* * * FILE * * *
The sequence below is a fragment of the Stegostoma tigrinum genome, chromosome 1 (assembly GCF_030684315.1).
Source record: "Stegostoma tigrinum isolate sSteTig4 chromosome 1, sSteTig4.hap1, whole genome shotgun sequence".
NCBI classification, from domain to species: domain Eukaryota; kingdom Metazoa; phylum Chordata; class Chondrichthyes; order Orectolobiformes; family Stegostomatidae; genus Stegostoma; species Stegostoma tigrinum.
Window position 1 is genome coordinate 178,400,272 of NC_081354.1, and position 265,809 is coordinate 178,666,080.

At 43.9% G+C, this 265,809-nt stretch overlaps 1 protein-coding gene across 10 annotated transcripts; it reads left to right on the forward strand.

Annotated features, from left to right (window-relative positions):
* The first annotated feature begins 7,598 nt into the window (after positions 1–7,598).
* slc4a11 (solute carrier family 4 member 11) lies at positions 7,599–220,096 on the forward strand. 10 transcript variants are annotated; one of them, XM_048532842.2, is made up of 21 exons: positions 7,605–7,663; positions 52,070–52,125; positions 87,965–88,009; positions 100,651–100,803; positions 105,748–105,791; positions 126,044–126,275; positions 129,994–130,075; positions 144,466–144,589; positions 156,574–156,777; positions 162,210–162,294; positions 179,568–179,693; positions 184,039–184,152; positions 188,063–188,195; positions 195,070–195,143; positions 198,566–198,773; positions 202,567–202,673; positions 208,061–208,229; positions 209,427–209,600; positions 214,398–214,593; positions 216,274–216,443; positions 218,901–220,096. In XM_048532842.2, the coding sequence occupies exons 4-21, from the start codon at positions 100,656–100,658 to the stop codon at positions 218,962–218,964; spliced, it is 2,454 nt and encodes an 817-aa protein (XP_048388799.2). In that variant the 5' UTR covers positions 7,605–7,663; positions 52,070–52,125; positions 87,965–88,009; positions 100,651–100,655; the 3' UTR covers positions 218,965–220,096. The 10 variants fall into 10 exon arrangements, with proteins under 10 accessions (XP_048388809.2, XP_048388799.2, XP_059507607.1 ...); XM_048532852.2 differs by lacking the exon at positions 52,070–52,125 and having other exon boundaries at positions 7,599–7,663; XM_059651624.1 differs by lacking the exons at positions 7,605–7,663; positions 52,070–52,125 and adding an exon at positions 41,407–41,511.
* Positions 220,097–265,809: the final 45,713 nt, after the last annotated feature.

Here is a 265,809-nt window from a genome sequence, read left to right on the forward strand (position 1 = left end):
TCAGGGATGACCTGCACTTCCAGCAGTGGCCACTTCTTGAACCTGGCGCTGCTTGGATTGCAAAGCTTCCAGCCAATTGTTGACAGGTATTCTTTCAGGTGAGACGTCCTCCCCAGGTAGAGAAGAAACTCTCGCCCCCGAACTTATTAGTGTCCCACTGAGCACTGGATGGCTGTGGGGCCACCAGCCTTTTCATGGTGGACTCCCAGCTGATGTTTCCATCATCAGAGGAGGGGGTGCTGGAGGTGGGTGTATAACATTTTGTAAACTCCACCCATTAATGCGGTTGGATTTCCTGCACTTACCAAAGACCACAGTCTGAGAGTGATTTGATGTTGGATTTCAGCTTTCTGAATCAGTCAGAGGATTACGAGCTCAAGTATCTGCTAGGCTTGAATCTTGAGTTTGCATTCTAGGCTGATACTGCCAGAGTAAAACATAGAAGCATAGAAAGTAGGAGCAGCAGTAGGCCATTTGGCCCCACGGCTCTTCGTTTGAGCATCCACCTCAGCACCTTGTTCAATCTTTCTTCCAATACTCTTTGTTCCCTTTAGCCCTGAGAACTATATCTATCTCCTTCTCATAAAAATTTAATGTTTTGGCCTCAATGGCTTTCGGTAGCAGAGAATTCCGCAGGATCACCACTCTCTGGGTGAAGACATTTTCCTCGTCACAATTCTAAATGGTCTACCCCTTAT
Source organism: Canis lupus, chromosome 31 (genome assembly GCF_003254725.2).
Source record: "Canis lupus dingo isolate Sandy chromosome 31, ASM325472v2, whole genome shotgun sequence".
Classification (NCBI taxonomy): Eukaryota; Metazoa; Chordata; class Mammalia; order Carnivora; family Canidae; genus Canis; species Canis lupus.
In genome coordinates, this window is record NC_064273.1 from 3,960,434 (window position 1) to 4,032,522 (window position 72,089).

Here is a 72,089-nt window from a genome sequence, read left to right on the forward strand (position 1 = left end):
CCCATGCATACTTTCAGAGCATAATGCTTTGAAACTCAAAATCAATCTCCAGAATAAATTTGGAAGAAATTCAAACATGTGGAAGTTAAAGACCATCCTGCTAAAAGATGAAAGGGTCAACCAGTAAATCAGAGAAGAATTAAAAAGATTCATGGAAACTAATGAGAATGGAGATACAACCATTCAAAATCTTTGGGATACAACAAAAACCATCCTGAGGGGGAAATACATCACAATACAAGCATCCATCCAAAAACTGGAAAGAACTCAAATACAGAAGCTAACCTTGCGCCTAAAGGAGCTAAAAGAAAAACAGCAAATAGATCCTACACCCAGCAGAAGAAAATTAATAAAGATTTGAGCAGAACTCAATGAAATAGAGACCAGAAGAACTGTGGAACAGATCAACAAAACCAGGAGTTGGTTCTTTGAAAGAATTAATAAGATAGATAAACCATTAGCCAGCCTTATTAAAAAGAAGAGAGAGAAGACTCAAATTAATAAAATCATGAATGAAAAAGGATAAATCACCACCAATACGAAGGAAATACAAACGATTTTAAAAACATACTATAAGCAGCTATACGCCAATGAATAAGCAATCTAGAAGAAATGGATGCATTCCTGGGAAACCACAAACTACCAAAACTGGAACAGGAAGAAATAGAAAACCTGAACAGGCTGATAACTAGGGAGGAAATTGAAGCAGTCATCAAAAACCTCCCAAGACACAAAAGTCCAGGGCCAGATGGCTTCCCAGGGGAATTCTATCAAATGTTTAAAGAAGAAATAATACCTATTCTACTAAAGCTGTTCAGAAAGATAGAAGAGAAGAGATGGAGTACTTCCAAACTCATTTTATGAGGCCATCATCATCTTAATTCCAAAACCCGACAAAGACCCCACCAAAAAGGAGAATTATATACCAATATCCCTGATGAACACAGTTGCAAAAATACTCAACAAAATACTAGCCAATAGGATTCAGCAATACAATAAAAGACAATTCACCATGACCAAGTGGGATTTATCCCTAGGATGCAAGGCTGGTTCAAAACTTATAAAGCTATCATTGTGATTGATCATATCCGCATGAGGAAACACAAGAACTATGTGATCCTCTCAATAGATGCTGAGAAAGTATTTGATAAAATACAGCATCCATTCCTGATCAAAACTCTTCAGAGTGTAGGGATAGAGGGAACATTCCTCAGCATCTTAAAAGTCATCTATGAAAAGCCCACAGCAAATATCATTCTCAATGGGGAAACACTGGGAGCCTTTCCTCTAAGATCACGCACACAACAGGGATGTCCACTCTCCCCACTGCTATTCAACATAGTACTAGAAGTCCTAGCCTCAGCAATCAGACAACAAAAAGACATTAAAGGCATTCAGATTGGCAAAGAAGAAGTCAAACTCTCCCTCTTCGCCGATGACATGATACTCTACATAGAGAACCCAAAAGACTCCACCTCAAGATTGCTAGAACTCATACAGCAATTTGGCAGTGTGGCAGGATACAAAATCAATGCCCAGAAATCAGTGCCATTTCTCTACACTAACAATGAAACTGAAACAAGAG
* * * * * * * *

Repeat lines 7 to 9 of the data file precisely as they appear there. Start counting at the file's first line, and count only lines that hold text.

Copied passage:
* The first annotated feature begins 7,598 nt into the window (after positions 1–7,598).
* slc4a11 (solute carrier family 4 member 11) lies at positions 7,599–220,096 on the forward strand. 10 transcript variants are annotated; one of them, XM_048532842.2, is made up of 21 exons: positions 7,605–7,663; positions 52,070–52,125; positions 87,965–88,009; positions 100,651–100,803; positions 105,748–105,791; positions 126,044–126,275; positions 129,994–130,075; positions 144,466–144,589; positions 156,574–156,777; positions 162,210–162,294; positions 179,568–179,693; positions 184,039–184,152; positions 188,063–188,195; positions 195,070–195,143; positions 198,566–198,773; positions 202,567–202,673; positions 208,061–208,229; positions 209,427–209,600; positions 214,398–214,593; positions 216,274–216,443; positions 218,901–220,096. In XM_048532842.2, the coding sequence occupies exons 4-21, from the start codon at positions 100,656–100,658 to the stop codon at positions 218,962–218,964; spliced, it is 2,454 nt and encodes an 817-aa protein (XP_048388799.2). In that variant the 5' UTR covers positions 7,605–7,663; positions 52,070–52,125; positions 87,965–88,009; positions 100,651–100,655; the 3' UTR covers positions 218,965–220,096. The 10 variants fall into 10 exon arrangements, with proteins under 10 accessions (XP_048388809.2, XP_048388799.2, XP_059507607.1 ...); XM_048532852.2 differs by lacking the exon at positions 52,070–52,125 and having other exon boundaries at positions 7,599–7,663; XM_059651624.1 differs by lacking the exons at positions 7,605–7,663; positions 52,070–52,125 and adding an exon at positions 41,407–41,511.
* Positions 220,097–265,809: the final 45,713 nt, after the last annotated feature.